EDITOR’S NOTE: Press Herald staff writer Mary Pols recently ate lunch at school with her son.

First lady Michelle Obama recently got indignant about school lunches and spoke sternly against a Republican-led plan to roll back the nutrition standards she had advocated for in the school nutrition program, aka the Healthy, Hunger-Free Kids Act of 2010.

Since I frequently get indignant about school lunches and speak sternly to a 10-year-old about his tendency not to eat them, or indeed, any lunch, I paid careful attention.

Speaking to a group of school officials, Mrs. Obama called the intention to soften the stance on health requirements “unacceptable.” “It’s unacceptable to me not just as first lady but as a mother,” she said.

As she noted, America just saw a downward turn on the rates of childhood obesity, one of the key health issues the school nutrition standards were supposed to help with. Why backpedal?

She also wrote an op-ed in The New York Times, which was considered, by media types, to be her “getting political.” At least that was the description I saw in multiple outlets, which strikes me as ridiculous since the whole business of being first lady is always political, even when we’re talking about gardening. That’s my feeling as a member of the media.

My feeling as a mother is that if a woman with a pair of arms, not to mention blooming young daughters, wants to help me out with the dilemma of making sure my child eats well when he’s away from me, more power to her.

Here’s the deal: Robert Alderholt, a Republican congressman from Alabama and a member of the House Committee on Appropriations, tacked on a rider to the agricultural spending bill for 2015 that would allow school districts that are losing money under the current, healthier standards to get a pass on meeting some federal dietary standards for school lunch.

Alderholt, a father of two young children and the chair of the Subcommittee on Agriculture, said school districts in Alabama were “desperate for relief and flexibility” from the requirements. He also claims kids in his district are rejecting the healthy choices. It would be a temporary waiver. (But we all know how temporary waivers work in government.)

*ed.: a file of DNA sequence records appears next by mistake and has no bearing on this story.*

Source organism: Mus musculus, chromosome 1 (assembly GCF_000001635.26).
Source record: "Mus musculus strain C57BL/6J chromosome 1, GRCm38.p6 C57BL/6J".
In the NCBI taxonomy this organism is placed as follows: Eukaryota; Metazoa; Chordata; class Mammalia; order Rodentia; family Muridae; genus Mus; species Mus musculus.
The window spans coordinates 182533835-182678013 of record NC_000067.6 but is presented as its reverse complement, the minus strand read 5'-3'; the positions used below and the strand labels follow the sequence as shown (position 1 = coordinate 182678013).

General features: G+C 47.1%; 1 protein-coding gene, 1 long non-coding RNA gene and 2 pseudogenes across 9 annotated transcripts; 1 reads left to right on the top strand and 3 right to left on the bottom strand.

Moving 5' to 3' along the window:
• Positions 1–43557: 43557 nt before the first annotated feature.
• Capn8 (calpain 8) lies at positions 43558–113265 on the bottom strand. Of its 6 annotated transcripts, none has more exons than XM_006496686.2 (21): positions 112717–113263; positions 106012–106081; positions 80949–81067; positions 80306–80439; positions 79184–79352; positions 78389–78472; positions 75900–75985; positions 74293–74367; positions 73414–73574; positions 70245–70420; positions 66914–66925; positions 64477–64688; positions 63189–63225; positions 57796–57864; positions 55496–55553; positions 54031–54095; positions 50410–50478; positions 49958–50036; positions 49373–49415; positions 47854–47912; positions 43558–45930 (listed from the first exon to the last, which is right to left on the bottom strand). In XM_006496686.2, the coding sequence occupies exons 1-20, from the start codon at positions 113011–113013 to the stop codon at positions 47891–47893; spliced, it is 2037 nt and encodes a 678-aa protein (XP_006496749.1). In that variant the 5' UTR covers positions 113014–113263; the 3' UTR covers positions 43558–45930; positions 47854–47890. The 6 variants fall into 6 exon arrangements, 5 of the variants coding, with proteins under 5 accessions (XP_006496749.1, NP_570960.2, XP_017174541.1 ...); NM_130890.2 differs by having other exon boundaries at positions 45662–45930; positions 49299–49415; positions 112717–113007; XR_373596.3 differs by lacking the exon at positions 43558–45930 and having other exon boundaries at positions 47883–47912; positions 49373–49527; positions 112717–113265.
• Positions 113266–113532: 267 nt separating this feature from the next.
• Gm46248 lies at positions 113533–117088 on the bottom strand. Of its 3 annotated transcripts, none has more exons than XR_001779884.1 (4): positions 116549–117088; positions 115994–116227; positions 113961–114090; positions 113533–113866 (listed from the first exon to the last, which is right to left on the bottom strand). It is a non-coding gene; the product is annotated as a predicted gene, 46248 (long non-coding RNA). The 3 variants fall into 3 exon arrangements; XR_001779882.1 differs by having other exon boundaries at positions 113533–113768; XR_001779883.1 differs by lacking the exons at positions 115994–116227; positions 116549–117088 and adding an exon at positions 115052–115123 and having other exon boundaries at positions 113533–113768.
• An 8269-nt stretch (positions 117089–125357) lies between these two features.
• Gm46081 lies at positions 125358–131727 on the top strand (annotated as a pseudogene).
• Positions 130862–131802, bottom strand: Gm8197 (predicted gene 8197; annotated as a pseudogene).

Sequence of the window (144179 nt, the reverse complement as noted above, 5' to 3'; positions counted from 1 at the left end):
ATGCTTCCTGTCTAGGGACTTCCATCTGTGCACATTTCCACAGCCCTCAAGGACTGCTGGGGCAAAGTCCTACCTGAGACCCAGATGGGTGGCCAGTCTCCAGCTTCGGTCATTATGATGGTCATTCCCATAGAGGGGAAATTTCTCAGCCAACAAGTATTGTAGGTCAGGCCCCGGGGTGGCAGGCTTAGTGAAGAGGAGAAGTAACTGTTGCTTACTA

Particularly at issue is a requirement that school lunches include entirely whole grains by the next school year; that deadline seemed to be terrifying the School Nutrition Association (SNA), a group that is funded in part by the manufacturers of (what else?) school lunches. The School Nutrition Association says 78.3 percent of school nutrition programs are spending more as a result of implementing the federal nutrition standards.

“Whole-grain items, fresh fruits and vegetables and low-fat snacks in particular have resulted in increased costs,” the association says on its website.

Sing me a new sad song, SNA. I go grocery shopping too, so I’m well aware how much it costs to feed small children good food. Specifically, I am highly aware of the increased price in say, milk (up 14 percent, according to SNA’s website), but I don’t actually see an alternative to giving my child milk. I suppose soda would be cheaper, but that’s not happening at my house.

Meanwhile, the U.S. Department of Agriculture, which awarded $11 million in grants in December 2013 to help schools purchase equipment to make healthier food preparation easier and more efficient, says the vast majority of school districts, over 90 percent, are able to meet the standards without taking a hit financially.

In Brunswick, where I live, the school department’s Food Services Director Scott Smith told me that meeting the standards has not cost the district more money.

In the same fact sheet, released right before the vote, the Department of Agriculture noted that, contrary to what Alderholt was saying, school lunch revenue was up $200 million in the first year of implementing the new standards. Also touted, a Harvard study that found kids were now eating 16 percent more vegetables and 23 percent more fruit at lunch. The Healthy, Hunger-Free Kids Act requires that they take some fruit and vegetable, even if they don’t want it.